Congressman Jim Moran warned Wednesday that the Northern Virginia area could see a negative impact to its economy if a federal government shutdown occurs, which he gives a 50-50 percent of happening if there is no agreement by midnight Friday.
If debate on Capitol Hill over the federal debt ceiling or spending bills leads to the government shutdown that many fear, the majority of workers who make up the federal government payroll would likely be kept at home without pay.
Fairfax County (parts of which are included in Moran’s 8th District), has a combined nondefense federal payroll of $586,991,000 annually or $1,608,194.52 per day, according to the Consolidated Federal Funds Report.
There are more than 100,000 federal employeesin the area made up of Fairfax and Arlington counties and the cities of Alexandria and Falls Church, according to the government consulting firm Eye on Washington, using figures from the Office of Personnel Management.
“This is crunch time, it’s very serious, this is not 1995 where the government closed down and everyone was fully reimbursed,” Moran said in a conference call with reporters, alluding to a 21-day government shutdown in December 1995 to January 1996. He says based on conversations with congressional colleagues, he doesn't think federal employees will see a reimbursement of their salary this time.
The shutdown could have “an extremely severe impact inside the Beltway,” Moran said. “This is still a company town. The federal government would be a shadow of what it is today. It will hurt the stores, the grocery stores, the restaurants…every private-sector element will be affected. They may not be aware of that now, but they will, especially if it lasts more than a couple of weeks.”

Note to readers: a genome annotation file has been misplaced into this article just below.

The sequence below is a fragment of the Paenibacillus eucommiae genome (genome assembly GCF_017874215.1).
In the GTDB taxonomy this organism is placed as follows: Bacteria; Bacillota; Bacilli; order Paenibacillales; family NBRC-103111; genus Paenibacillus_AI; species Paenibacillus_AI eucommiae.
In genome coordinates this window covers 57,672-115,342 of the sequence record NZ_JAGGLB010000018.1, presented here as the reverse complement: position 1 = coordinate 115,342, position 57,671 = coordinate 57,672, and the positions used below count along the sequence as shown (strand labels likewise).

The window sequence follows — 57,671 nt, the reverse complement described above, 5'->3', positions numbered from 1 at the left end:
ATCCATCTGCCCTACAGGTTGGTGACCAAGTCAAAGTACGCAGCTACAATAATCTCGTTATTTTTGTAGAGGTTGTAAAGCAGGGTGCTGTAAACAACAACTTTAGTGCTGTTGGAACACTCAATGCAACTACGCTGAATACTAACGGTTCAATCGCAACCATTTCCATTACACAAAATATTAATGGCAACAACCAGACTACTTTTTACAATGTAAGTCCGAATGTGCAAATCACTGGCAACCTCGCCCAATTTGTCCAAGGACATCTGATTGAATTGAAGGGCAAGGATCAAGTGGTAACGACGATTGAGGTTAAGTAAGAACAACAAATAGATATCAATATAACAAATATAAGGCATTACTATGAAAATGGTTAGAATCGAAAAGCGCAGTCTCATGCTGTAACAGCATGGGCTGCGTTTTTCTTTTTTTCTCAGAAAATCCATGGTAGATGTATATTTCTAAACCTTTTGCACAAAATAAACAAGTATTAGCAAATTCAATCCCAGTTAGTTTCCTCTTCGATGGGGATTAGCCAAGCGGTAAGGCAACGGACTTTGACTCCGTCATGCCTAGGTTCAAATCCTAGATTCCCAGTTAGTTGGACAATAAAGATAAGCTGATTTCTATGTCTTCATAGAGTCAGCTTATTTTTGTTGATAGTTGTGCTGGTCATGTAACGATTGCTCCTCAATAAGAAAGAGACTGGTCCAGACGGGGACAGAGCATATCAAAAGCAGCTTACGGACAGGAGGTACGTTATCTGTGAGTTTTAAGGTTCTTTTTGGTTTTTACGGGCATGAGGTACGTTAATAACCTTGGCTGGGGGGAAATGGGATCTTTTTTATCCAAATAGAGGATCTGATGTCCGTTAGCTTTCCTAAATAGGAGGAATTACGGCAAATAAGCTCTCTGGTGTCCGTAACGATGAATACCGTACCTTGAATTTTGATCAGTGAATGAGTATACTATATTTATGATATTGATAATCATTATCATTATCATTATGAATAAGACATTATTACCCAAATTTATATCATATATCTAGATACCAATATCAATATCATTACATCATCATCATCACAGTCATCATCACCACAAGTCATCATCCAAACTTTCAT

“More government services than ever before are outsourced to private firms because this practice reduces costs and helps to maximize efficiency in the delivery of government services,” said Jim Corcoran, president and CEO of the Fairfax County Chamber of Commerce.
“A significant contributor to the economy in Northern Virginia is the large population of government contracting firms that provide critical services like defense support, information technology, accounting and much more to the federal government," he said. "Should the federal government shut down, the operations of many contracts will cease – putting employees out of work, stopping the flow of funds and creating confusion across the industry. While it’s important to focus on getting the U.S. government’s finances in order, it’s not in anyone’s best interest for the federal government to shut down, stopping services – including those provided by private firms – and negatively impacting citizens and the economic conditions across the country, and especially in Northern Virginia.”
If some kind of agreement, either long-term or temporary, is not reached by midnight Friday, Moran said a shutdown could take place. To help answer questions from federal employees and constituents, Moran plans to hold a town hall meeting Thursday night, from 7:30-9 p.m. at Francis Hammond Middle School, 4646 Seminary Road, in Alexandria.
“We need to start preparing,” Moran said. “I’m not trying to be critical of the White House, but they’re putting 100 percent of their focus into keeping the government open. They don’t want to be associated with a shutdown.”
Moran said that the Capitol itself would be operating with bare-bones services.
In Northern Virginia, other affects could be seen almost immediately, with the possible cancellation this weekend of the 27th annual George Washington Parkway Classic, set for Sunday. Personnel from the National Park Service, which runs the parkway, would not be available in the event of a shutdown. If the race is postponed, it will be rescheduled for May 1st.
Officials from the Cherry Blossom Festival in D.C. are also waiting to hear whether some festivities held on federal park land may have to be cancelled.
Other federal services that could be affected would include:
- Processing of passports
- Processing of tax refunds
- Processing of Social Security and Disability claim applications
- National parks would be closed